Friday, March 17, 2017

Why I'm Quitting Tillamook Cheese


"As Oregonian as a lumberjack sharing a craft beer with a beaver, no one does cheese like Tillamook." - New Seasons sale flyer

Their packaging says "Thank you for buying Tillamook and keeping our family farms strong."

Since childhood I've been a fan of Tillamook cheese. Molten and gooey inside grilled cheese sandwiches, grated into mac and cheese and melted over just about anything you can think of, its bright orange hue has been a color theme weaving through my life. On trips to the coast my parents would stop the station wagon at the cheese factory to follow the steps that the milk took from liquid to curd to sliced chunks which were finally pressed into logs, aged and dipped in wax (now wrapped in plastic) to be displayed on refrigerated shelves.

"Keeping our family farms strong."

On those same trips my parents would point out the cows munching grass in the brilliant green coastal pastures of Tillamook County, their pendulous udders swaying as they moved to the barns to be milked twice a day. "That's where our cheese comes from!" we'd think.

That's why it is with a heavy heart that I've finally decided to give up Tillamook cheese. It's not because the flavor has somehow fallen off of a cliff, or that I've discovered a better product—their extra sharp white cheddar had become our house cheese after my husband developed an intolerance to lactose. (Lactose is converted to lactic acid by cultures added to the cheese, and the longer it's aged, the less lactose remains.)

So why have I reached this decision?

Tillamook's Columbia River Processing plant in Boardman.

It turns out that only a portion of the milk that is used by the Tillamook County Creamery Association (TCCA)* to make their famous cheeses is produced by those cows munching that rich, coastal grass. Instead, Tillamook has partnered with Threemile Canyon Farms in Boardman on the Columbia River, a factory farm that produces around 2 million pounds (that's 233,000 gallons, folks) of milk per day from 30,000 milk cows kept during the entirety of their short lives in confined barns. Add to that another 40,000 animals consisting of calves and "replacement heifers," young females that will be added to the milking herd at two years old.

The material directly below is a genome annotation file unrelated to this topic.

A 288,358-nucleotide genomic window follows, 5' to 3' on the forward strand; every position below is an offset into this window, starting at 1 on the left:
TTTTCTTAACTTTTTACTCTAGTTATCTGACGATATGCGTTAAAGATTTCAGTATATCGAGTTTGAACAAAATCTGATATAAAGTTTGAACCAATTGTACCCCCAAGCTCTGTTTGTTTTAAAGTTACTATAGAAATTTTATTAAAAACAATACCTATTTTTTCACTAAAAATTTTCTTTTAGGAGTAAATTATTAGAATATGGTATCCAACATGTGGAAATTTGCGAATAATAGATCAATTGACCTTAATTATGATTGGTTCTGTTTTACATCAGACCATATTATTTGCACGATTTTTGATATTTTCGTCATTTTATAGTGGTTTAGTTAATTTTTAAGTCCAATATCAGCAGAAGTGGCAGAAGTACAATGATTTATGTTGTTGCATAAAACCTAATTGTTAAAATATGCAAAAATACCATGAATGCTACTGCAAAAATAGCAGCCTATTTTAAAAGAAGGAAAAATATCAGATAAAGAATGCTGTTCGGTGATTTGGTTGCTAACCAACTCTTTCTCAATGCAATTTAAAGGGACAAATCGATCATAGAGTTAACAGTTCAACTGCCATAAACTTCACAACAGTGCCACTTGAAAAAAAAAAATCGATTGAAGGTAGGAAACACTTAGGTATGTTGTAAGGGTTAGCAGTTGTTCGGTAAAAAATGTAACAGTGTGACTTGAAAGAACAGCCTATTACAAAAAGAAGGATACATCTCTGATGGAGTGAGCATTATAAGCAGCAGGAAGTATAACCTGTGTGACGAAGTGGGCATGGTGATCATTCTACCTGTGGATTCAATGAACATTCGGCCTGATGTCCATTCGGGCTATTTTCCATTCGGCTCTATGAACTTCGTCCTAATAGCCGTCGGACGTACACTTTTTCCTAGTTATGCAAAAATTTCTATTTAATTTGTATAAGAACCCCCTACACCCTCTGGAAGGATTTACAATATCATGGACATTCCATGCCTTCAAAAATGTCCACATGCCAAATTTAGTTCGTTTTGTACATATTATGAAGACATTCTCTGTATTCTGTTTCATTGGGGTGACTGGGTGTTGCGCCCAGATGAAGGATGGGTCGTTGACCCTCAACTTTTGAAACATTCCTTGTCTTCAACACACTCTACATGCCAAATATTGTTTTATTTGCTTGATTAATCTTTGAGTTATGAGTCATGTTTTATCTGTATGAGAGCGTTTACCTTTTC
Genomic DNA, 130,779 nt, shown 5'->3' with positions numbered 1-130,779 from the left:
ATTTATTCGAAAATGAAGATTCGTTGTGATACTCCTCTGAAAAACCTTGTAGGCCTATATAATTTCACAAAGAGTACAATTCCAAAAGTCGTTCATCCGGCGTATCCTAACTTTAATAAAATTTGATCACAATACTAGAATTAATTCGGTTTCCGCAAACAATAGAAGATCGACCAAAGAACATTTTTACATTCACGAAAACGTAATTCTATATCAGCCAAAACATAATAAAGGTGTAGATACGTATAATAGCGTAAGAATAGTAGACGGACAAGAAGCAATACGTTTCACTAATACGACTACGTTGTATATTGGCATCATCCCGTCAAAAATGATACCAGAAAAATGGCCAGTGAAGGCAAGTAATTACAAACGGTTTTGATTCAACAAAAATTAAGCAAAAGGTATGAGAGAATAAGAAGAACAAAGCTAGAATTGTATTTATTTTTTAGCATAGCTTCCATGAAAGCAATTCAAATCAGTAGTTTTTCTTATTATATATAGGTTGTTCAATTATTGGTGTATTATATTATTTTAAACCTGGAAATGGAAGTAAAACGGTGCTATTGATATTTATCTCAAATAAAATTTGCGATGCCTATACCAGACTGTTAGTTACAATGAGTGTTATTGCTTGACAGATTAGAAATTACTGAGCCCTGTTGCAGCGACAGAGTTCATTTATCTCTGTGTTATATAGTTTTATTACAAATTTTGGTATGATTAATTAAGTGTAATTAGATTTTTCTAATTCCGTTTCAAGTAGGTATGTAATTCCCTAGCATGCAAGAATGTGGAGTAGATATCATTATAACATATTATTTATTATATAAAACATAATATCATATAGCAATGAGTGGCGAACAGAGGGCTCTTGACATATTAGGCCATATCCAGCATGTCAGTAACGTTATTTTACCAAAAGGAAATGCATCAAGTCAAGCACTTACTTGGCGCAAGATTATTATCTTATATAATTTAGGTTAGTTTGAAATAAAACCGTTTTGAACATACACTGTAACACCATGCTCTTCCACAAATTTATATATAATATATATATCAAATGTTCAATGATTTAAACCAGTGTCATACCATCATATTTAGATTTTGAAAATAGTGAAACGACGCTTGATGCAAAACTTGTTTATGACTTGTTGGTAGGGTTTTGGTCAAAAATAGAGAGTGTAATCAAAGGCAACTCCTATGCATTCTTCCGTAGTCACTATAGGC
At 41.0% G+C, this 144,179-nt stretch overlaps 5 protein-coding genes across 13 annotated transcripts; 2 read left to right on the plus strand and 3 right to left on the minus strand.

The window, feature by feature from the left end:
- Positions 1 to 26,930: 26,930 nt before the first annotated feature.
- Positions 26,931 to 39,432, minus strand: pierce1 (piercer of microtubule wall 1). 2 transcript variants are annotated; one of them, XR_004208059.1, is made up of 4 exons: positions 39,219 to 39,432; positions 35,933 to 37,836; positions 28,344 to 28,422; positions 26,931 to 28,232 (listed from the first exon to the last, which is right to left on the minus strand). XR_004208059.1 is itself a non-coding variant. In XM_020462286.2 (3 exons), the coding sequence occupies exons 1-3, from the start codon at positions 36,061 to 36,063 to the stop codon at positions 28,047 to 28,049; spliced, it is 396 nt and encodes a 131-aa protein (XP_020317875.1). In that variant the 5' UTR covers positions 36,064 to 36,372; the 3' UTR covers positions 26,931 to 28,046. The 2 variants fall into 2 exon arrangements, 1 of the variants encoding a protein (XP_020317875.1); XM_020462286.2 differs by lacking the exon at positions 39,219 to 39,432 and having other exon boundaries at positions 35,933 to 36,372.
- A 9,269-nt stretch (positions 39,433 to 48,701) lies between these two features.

As for the amount of milk produced in Tillamook County itself, a report from 2014 titled "Tillamook County Community Food Assessment: Growing Healthy Communities on the North Oregon Coast" noted that at that time "the cooperative…gets more than half its milk from outside Tillamook County and does a portion [of its] other cheese making and distribution from Boardman, Oregon."

Dairy cow standing in waste water at Threemile Canyon Farms.

An article in the Tillamook Headlight Herald from 2012, announcing layoffs of 50 employees doing packaging at the Tillamook processing facility—outsourced to companies in Utah and Idaho—quoted then-TCCA CEO Joe Rocha as saying that "all ice cream is made in Tillamook. Other Tillamook brand products, such as yogurt, butter and sour cream, are licensed products produced by other companies. All local milk is processed in Tillamook."